4 Tips for Designing Apple Watch Apps

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The global wearable technology marketplace is growing at a staggering rate, estimated to increase from $7.1 billion in 2015 to $12.6 billion by 2018.

One of the hottest segments in that market is smartwatches. In the past year alone, smartwatch shipments have increased from 7.4 million units in 2014 to nearly 25 million units in 2015. Some analysts believe global smartwatch shipments will reach 101 million units by 2020.

While Google, Samsung, and others are pouring money into wearables, Apple continues to drive many market segments, including smartwatches. Although it’s difficult to accurately size and predict rapidly growing markets, IDC analyst Ryan Reith believes Apple Watch will ultimatelyaccount for 62% of the smartwatch market in 2015. Apple’s record of innovation, and their ability to create new markets, demands that developers take note of their product releases and market activities. Apple is positioned to lead the smartwatch market for the foreseeable future.

With those thoughts in mind, here are four tips for designing applications for the Apple Watch.

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When Words Are Not Enough

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The frequently-raised objection when it comes to quality research, UX research included, is that the conclusions are drawn based on the participants’ declarations. However, there exist some methods which allow one to grasp the real behaviors of participants, and they can be easily implemented into the research scenario.

During exploratory research, the respondents are often unable to articulate their needs or opinions. In turn, when it comes to usability tests or satisfaction surveys, it very often happens that the respondents’ answers are limited to vague opinions which, without being further explored by the moderator, don’t bring in much data.

Very often, they hide their opinions, because something is “not quite right” to say, something makes them feel ashamed, or their behaviors are controlled by mechanisms which they don’t even perceive—because who would admit to having certain prejudices or not fully socially-accepted desires?

Then how does one find out the real opinions of respondents?

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A New Challenger Appears

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Prototyping is fundamental in a host of different industries. Since I spend a lot of my time prototyping as a user experience (UX) designer, I look to other fields for insights into new techniques that might save time or more effectively communicate an interaction. Storyboards are a great example of a technique that the UX community borrowed from film, television, and comic books. What’s interesting is that despite the value UX has added to digital products across all industries, I have never heard of another field adopting any UX techniques.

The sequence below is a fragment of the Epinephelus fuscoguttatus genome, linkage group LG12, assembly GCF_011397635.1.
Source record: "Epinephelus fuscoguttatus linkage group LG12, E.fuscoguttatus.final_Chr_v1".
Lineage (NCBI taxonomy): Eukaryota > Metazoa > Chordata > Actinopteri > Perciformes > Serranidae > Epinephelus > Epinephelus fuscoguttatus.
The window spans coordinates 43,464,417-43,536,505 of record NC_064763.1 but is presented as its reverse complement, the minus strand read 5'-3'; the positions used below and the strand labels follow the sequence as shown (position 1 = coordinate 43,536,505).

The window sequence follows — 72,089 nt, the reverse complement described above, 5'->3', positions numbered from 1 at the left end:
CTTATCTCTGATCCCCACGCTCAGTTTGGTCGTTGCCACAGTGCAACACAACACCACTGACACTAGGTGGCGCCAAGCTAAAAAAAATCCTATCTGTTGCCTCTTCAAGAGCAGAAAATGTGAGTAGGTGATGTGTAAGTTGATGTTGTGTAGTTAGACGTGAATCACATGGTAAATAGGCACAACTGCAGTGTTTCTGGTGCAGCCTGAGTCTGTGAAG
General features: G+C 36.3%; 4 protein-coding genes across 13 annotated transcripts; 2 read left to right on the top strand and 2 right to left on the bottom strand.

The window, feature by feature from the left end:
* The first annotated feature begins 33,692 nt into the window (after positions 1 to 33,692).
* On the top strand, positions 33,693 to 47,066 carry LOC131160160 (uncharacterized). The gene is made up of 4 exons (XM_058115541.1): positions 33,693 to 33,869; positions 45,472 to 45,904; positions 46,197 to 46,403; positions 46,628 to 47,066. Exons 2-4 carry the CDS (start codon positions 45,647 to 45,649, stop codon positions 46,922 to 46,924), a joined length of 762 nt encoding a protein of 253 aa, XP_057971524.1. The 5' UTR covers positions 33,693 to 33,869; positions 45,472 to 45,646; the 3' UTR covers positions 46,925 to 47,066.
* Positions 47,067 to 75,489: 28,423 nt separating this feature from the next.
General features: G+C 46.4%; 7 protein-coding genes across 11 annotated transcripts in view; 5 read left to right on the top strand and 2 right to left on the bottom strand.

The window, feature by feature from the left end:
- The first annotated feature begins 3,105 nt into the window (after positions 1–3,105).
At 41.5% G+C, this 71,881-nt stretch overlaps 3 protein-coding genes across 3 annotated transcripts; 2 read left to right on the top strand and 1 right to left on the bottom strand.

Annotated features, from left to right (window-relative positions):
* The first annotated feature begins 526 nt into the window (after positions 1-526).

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Creativity Must Guide the Data-Driven Design Process

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Collecting data about design is easy in the digital world. We no longer have to conduct in-person experiments to track pedestrians’ behavior in an airport terminal or the movement of eyeballs across a page. New digital technologies allow us to easily measure almost anything, and apps, social media platforms, websites, and email programs come with built-in tools to track data.

And, as of late, data-driven design has become increasingly popular. As a designer, you no longer need to convince your clients of your design’s “elegance,” “simplicity,” or “beauty.” Instead of those subjective measures, you can give them data: click-through and abandonment rates, statistics on the number of installs, retention and referral counts, user paths, cohort analyses, A/B comparisons, and countless other analytical riches.

After you’ve mesmerized your clients with numbers, you can draw a few graphs on a whiteboard and begin claiming causalities. Those bad numbers? They’re showing up because of what you told the client was wrong with the old design. And the good numbers? They’re showing up because of the new and improved design.

But what if it’s not because of the design? What if it’s just a coincidence?

There are two problems with the present trend toward data-driven design: using the wrong data, and using data at the wrong time.

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Mystical Guidelines for Creating Great User Experiences

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The Jewish Torah teaches that the Creator created our world through ten utterances–for example, “let there be light.”

The Jewish mystical tradition explains that these utterances correspond with ten stages in the process of creation. Every creative process in the world ultimately follows this progression, because it is really a part of the continual unfolding of the world itself, in which we are co-creators.

This article aims to present an overview of the mystical process of creation and principal of co-creation and to illustrate how it can guide bringing digital product ideas into reality–although it’s easy enough to see how this could translate to other products and services–in a way that ensures a great user experience, and makes our creative process more natural and outcomes more fruitful.

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